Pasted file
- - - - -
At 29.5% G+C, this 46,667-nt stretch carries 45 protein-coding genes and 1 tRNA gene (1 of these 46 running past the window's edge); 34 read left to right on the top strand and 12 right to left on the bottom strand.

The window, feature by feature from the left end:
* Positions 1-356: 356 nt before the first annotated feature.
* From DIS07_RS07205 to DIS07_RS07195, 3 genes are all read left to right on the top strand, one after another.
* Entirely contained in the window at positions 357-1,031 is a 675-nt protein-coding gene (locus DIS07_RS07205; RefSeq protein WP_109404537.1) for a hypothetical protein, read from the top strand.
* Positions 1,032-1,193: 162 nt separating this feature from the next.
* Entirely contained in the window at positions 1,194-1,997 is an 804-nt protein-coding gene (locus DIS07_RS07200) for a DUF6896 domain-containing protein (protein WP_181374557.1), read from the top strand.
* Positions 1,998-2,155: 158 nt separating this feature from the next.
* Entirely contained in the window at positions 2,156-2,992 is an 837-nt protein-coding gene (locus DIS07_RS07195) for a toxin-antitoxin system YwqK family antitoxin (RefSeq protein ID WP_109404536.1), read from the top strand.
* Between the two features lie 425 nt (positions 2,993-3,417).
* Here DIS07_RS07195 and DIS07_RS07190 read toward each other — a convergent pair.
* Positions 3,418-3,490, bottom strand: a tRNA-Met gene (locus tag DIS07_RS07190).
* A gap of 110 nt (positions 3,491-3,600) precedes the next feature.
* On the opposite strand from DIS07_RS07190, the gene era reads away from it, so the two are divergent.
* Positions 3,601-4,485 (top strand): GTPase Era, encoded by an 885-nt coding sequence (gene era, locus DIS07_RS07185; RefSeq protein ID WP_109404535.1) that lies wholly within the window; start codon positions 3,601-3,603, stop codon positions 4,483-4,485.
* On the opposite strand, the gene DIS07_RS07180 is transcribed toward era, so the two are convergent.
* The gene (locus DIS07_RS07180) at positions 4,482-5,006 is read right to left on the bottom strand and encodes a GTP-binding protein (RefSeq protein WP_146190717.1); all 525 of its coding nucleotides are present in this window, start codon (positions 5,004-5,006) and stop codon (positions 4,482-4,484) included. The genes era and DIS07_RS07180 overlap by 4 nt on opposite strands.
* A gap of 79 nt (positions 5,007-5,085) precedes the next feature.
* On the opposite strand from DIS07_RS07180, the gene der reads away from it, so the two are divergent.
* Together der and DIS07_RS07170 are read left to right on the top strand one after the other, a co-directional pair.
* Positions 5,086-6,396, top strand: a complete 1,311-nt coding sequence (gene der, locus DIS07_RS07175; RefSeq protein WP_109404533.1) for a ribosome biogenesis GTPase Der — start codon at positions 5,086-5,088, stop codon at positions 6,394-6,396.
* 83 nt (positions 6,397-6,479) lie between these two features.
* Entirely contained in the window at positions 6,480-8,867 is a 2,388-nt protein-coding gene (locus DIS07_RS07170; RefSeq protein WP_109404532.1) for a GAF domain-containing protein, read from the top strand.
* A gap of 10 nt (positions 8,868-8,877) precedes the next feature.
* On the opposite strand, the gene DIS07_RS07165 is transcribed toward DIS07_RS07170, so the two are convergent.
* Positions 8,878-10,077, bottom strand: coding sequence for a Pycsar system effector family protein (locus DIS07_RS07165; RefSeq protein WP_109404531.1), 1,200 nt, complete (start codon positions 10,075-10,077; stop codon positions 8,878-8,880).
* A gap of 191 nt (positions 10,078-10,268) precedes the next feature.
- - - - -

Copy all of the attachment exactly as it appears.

At 29.5% G+C, this 46,667-nt stretch carries 45 protein-coding genes and 1 tRNA gene (1 of these 46 running past the window's edge); 34 read left to right on the top strand and 12 right to left on the bottom strand.

The window, feature by feature from the left end:
* Positions 1-356: 356 nt before the first annotated feature.
* From DIS07_RS07205 to DIS07_RS07195, 3 genes are all read left to right on the top strand, one after another.
* Entirely contained in the window at positions 357-1,031 is a 675-nt protein-coding gene (locus DIS07_RS07205; RefSeq protein WP_109404537.1) for a hypothetical protein, read from the top strand.
* Positions 1,032-1,193: 162 nt separating this feature from the next.
* Entirely contained in the window at positions 1,194-1,997 is an 804-nt protein-coding gene (locus DIS07_RS07200) for a DUF6896 domain-containing protein (protein WP_181374557.1), read from the top strand.
* Positions 1,998-2,155: 158 nt separating this feature from the next.
* Entirely contained in the window at positions 2,156-2,992 is an 837-nt protein-coding gene (locus DIS07_RS07195) for a toxin-antitoxin system YwqK family antitoxin (RefSeq protein ID WP_109404536.1), read from the top strand.
* Between the two features lie 425 nt (positions 2,993-3,417).
* Here DIS07_RS07195 and DIS07_RS07190 read toward each other — a convergent pair.
* Positions 3,418-3,490, bottom strand: a tRNA-Met gene (locus tag DIS07_RS07190).
* A gap of 110 nt (positions 3,491-3,600) precedes the next feature.
* On the opposite strand from DIS07_RS07190, the gene era reads away from it, so the two are divergent.
* Positions 3,601-4,485 (top strand): GTPase Era, encoded by an 885-nt coding sequence (gene era, locus DIS07_RS07185; RefSeq protein ID WP_109404535.1) that lies wholly within the window; start codon positions 3,601-3,603, stop codon positions 4,483-4,485.
* On the opposite strand, the gene DIS07_RS07180 is transcribed toward era, so the two are convergent.
* The gene (locus DIS07_RS07180) at positions 4,482-5,006 is read right to left on the bottom strand and encodes a GTP-binding protein (RefSeq protein WP_146190717.1); all 525 of its coding nucleotides are present in this window, start codon (positions 5,004-5,006) and stop codon (positions 4,482-4,484) included. The genes era and DIS07_RS07180 overlap by 4 nt on opposite strands.
* A gap of 79 nt (positions 5,007-5,085) precedes the next feature.
* On the opposite strand from DIS07_RS07180, the gene der reads away from it, so the two are divergent.
* Together der and DIS07_RS07170 are read left to right on the top strand one after the other, a co-directional pair.
* Positions 5,086-6,396, top strand: a complete 1,311-nt coding sequence (gene der, locus DIS07_RS07175; RefSeq protein WP_109404533.1) for a ribosome biogenesis GTPase Der — start codon at positions 5,086-5,088, stop codon at positions 6,394-6,396.
* 83 nt (positions 6,397-6,479) lie between these two features.
* Entirely contained in the window at positions 6,480-8,867 is a 2,388-nt protein-coding gene (locus DIS07_RS07170; RefSeq protein WP_109404532.1) for a GAF domain-containing protein, read from the top strand.
* A gap of 10 nt (positions 8,868-8,877) precedes the next feature.
* On the opposite strand, the gene DIS07_RS07165 is transcribed toward DIS07_RS07170, so the two are convergent.
* Positions 8,878-10,077, bottom strand: coding sequence for a Pycsar system effector family protein (locus DIS07_RS07165; RefSeq protein WP_109404531.1), 1,200 nt, complete (start codon positions 10,075-10,077; stop codon positions 8,878-8,880).
* A gap of 191 nt (positions 10,078-10,268) precedes the next feature.